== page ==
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The University of Southampton
(023) 8059 3763

Professor Philippa A.S Reed MA, PhD, FIMMM, CEng, FHEA

Professor of Structural Materials, Head of Mechanical Engineering Department

Professor Philippa A.S Reed's photo

Professor Philippa A.S. Reed is Professor of Structural Materials within Engineering and Physical Sciences at the University of Southampton.

Philippa Reed graduated with a BA (Hons) in Materials Science and Metallurgy from Cambridge University in 1985, where she also obtained her Ph.D. on brittle failure in nuclear pressure vessel steels sponsored by Rolls Royce and Associates. Subsequent post-doctoral research at Cambridge investigated fatigue failure of aerospace turbine disc materials and was supported by Rolls Royce and DRA Aerospace, Farnborough. She then spent six months at Oxford University as a SERC Postdoctoral Research Fellow before joining the Department of Engineering Materials in 1992 as a lecturer. She was elected to the Structural Materials Peer Review College of EPSRC in 1997, gaining CEng status in 1998, a Senior Lectureship in 1999, a Readership in 2002, Professorial status in 2006 and was elected a Fellow of the Institute of Materials, Minerals and Mining in 2009. She is currently Head of the Mechanical Engineering Academic Unit and Director of the EngD in Transport and the Environment.

Her research interests centre on investigating micromechanisms of failure in engine materials, power generation turbine materials, hybrid pressure vessels and welds. This includes application of adaptive numerical modelling approaches to failure and manufacturing problems; data mining and materials data conservation; assessment and modelling of anomalous crack growth behaviour in a range of materials systems/architectures. A particular focus is the effects of external service conditions such as temperature, environment (e.g. oxidation and hydrogen embrittlement) and complex loading on failure processes. These interests are reflected in her recent and ongoing research collaborations with E.ON, Loughborough University, Imperial College, Rolls Royce, dstl, Alstom, TWI and Luxfer Gas Cylinders.

Research interests

  • micromechanisms of failure in engineering materials
  • effects of external service conditions on failure processes
  • anomalous crack growth behaviour
  • adaptive numerical modelling approaches to failure problems
  • nanoscale characterization of materials
  • high temperature failure evaluation of turbine materials
  • turbine lifing methodologies
  • lifecycle cost modelling

Research group

Engineering Materials

Affiliate research group

Energy Technology

Research project(s)

Finite element modelling of fatigue crack growth in multi-layered systems under large scale yielding conditions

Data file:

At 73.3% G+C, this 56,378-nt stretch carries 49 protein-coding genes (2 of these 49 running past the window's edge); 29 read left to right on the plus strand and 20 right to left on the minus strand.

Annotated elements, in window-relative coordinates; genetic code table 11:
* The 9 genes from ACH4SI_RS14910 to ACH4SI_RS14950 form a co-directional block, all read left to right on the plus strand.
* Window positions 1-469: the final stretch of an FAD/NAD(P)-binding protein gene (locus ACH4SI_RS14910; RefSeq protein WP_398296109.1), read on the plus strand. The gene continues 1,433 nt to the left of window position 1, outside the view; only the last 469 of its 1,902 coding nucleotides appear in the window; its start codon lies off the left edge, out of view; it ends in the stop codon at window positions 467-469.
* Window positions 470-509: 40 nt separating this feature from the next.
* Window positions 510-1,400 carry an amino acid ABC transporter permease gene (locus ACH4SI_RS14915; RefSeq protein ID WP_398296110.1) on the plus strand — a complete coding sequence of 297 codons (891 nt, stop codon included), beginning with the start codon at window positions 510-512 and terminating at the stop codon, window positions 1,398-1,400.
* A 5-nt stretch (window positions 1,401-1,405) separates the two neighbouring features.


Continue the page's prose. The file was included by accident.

3D Imaging Of The Tensile Failure Mechanisms Of Carbon Fibre Composites

Early crack initiation processes in steel arc welds

Luminescene Wear Monitoring of Tribological Coatings

Micromechanistic analysis of damage evolution in aerospace and automotive materials - Dormant

Adaptive numeric modelling in the production of gas cylinders - Dormant

Teardrop cracking: mechanism and design criteria

In-situ characterization of microstructure and fatigue performance of Al-Si piston alloys

Life assessment methods for industrial steam and gas turbines

An evaluation of cohesive zone models for adhesive failure in bonded joints - Dormant

Assessment of advanced nickel based turbine materials

The purpose of this project is to establish a broad based understanding of the microstructural factors controlling the high temperature properties (including creep and fatigue life) of turbine blade and disc alloys of interest to QinetiQ.

Short crack growth and propagation in steels under creep-fatigue cycling

Failure by low-cycle fatigue is one important consideration in the design of structures used at elevated temperatures. The aim of this project is to investigate the failure mechanisms of 316 stainless steel during creep-fatigue cycling. A programme of tests was conducted to examine short crack growth behaviour in reversed-bending, high strain fatigue cycle that contained a tensile hold- period.

Analysis of a Composite Materials using Multi-Scale Computed Tomography Techniques

Evaluating homogeneity in AZ91 magnesium alloy processed by high-pressure torsion and equal-channel angular pressing

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Journal Special Issue



Module titleModule codeDisciplineRole
TT Graduate School Training SESG8001 Engineering Sciences Course leader
Failure of Materials Under Stress SESG6009 Engineering Sciences Tutor
Professor Philippa A.S Reed
Engineering, University of Southampton, Highfield, Southampton. SO17 1BJ United Kingdom

Room Number: 5/3005

Facsimile: (023) 8059 3016

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